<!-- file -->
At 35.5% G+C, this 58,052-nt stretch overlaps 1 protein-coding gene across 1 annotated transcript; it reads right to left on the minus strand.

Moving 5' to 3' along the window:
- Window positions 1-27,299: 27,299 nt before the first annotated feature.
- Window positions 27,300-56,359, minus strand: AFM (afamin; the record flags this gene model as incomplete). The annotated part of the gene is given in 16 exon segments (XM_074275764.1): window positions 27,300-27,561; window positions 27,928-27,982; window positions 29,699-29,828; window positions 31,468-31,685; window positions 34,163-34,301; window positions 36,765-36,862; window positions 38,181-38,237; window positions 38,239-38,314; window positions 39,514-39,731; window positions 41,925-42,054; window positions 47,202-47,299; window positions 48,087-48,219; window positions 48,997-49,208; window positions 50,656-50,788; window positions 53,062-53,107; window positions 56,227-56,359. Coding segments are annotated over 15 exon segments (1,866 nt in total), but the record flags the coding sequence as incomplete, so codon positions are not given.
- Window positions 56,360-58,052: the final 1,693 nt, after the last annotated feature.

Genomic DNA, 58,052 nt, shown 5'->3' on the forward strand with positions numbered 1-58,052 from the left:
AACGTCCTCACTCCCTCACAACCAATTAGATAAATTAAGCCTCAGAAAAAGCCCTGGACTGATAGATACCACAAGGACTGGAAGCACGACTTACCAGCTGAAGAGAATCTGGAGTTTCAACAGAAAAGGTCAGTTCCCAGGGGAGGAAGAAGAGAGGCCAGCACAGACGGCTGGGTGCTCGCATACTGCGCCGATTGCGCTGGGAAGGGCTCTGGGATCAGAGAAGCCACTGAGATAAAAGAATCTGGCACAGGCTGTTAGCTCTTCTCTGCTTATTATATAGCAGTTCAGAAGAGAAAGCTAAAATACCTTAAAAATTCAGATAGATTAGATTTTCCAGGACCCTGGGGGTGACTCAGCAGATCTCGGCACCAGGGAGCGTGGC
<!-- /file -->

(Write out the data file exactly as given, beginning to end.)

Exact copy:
At 35.5% G+C, this 58,052-nt stretch overlaps 1 protein-coding gene across 1 annotated transcript; it reads right to left on the minus strand.

Moving 5' to 3' along the window:
- Window positions 1-27,299: 27,299 nt before the first annotated feature.
- Window positions 27,300-56,359, minus strand: AFM (afamin; the record flags this gene model as incomplete). The annotated part of the gene is given in 16 exon segments (XM_074275764.1): window positions 27,300-27,561; window positions 27,928-27,982; window positions 29,699-29,828; window positions 31,468-31,685; window positions 34,163-34,301; window positions 36,765-36,862; window positions 38,181-38,237; window positions 38,239-38,314; window positions 39,514-39,731; window positions 41,925-42,054; window positions 47,202-47,299; window positions 48,087-48,219; window positions 48,997-49,208; window positions 50,656-50,788; window positions 53,062-53,107; window positions 56,227-56,359. Coding segments are annotated over 15 exon segments (1,866 nt in total), but the record flags the coding sequence as incomplete, so codon positions are not given.
- Window positions 56,360-58,052: the final 1,693 nt, after the last annotated feature.

Genomic DNA, 58,052 nt, shown 5'->3' on the forward strand with positions numbered 1-58,052 from the left:
AACGTCCTCACTCCCTCACAACCAATTAGATAAATTAAGCCTCAGAAAAAGCCCTGGACTGATAGATACCACAAGGACTGGAAGCACGACTTACCAGCTGAAGAGAATCTGGAGTTTCAACAGAAAAGGTCAGTTCCCAGGGGAGGAAGAAGAGAGGCCAGCACAGACGGCTGGGTGCTCGCATACTGCGCCGATTGCGCTGGGAAGGGCTCTGGGATCAGAGAAGCCACTGAGATAAAAGAATCTGGCACAGGCTGTTAGCTCTTCTCTGCTTATTATATAGCAGTTCAGAAGAGAAAGCTAAAATACCTTAAAAATTCAGATAGATTAGATTTTCCAGGACCCTGGGGGTGACTCAGCAGATCTCGGCACCAGGGAGCGTGGC